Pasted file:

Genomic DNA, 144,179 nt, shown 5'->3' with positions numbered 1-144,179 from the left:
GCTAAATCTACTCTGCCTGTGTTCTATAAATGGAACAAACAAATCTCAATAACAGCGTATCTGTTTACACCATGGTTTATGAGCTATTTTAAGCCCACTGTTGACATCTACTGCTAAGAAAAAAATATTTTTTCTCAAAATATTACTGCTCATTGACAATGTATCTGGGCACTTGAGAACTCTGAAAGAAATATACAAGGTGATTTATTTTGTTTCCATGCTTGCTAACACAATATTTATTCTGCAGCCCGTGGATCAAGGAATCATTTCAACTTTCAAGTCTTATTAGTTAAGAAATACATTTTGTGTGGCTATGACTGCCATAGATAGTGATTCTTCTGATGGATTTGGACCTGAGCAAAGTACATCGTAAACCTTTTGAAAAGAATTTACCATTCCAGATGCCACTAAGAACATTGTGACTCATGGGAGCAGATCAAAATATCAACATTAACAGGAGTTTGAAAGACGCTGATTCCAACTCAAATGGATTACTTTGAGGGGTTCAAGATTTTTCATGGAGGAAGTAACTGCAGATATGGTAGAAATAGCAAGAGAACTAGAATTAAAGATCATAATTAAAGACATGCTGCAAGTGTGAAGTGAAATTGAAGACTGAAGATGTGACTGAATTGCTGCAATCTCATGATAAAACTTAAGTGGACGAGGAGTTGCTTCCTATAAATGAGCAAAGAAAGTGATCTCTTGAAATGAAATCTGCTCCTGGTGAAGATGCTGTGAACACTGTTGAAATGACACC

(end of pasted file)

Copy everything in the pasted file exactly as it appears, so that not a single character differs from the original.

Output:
Genomic DNA, 144,179 nt, shown 5'->3' with positions numbered 1-144,179 from the left:
GCTAAATCTACTCTGCCTGTGTTCTATAAATGGAACAAACAAATCTCAATAACAGCGTATCTGTTTACACCATGGTTTATGAGCTATTTTAAGCCCACTGTTGACATCTACTGCTAAGAAAAAAATATTTTTTCTCAAAATATTACTGCTCATTGACAATGTATCTGGGCACTTGAGAACTCTGAAAGAAATATACAAGGTGATTTATTTTGTTTCCATGCTTGCTAACACAATATTTATTCTGCAGCCCGTGGATCAAGGAATCATTTCAACTTTCAAGTCTTATTAGTTAAGAAATACATTTTGTGTGGCTATGACTGCCATAGATAGTGATTCTTCTGATGGATTTGGACCTGAGCAAAGTACATCGTAAACCTTTTGAAAAGAATTTACCATTCCAGATGCCACTAAGAACATTGTGACTCATGGGAGCAGATCAAAATATCAACATTAACAGGAGTTTGAAAGACGCTGATTCCAACTCAAATGGATTACTTTGAGGGGTTCAAGATTTTTCATGGAGGAAGTAACTGCAGATATGGTAGAAATAGCAAGAGAACTAGAATTAAAGATCATAATTAAAGACATGCTGCAAGTGTGAAGTGAAATTGAAGACTGAAGATGTGACTGAATTGCTGCAATCTCATGATAAAACTTAAGTGGACGAGGAGTTGCTTCCTATAAATGAGCAAAGAAAGTGATCTCTTGAAATGAAATCTGCTCCTGGTGAAGATGCTGTGAACACTGTTGAAATGACACC